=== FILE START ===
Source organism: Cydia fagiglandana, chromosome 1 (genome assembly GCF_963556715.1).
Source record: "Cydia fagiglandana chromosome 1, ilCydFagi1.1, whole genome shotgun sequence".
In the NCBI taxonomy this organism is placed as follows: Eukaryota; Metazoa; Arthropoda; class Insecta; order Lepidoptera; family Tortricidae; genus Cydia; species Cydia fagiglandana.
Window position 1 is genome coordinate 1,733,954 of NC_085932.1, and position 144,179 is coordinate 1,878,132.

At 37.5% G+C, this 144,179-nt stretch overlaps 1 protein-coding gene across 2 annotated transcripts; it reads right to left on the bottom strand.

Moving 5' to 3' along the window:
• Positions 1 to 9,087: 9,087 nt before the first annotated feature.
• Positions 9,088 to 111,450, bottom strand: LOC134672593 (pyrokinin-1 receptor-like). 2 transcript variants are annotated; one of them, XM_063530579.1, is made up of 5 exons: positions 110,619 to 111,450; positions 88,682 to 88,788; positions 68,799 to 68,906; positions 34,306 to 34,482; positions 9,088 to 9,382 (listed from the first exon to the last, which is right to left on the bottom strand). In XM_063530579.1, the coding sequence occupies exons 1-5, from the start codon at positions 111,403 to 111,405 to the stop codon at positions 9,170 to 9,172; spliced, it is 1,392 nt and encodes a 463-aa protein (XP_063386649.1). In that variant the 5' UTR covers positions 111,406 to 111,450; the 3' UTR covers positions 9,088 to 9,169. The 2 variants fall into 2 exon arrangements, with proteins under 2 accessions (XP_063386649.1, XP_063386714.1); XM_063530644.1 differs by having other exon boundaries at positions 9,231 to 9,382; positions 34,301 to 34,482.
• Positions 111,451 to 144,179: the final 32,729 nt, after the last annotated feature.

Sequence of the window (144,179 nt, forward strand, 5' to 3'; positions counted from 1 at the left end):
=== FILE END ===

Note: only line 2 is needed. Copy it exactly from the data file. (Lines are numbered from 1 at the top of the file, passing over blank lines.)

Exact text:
Source record: "Cydia fagiglandana chromosome 1, ilCydFagi1.1, whole genome shotgun sequence".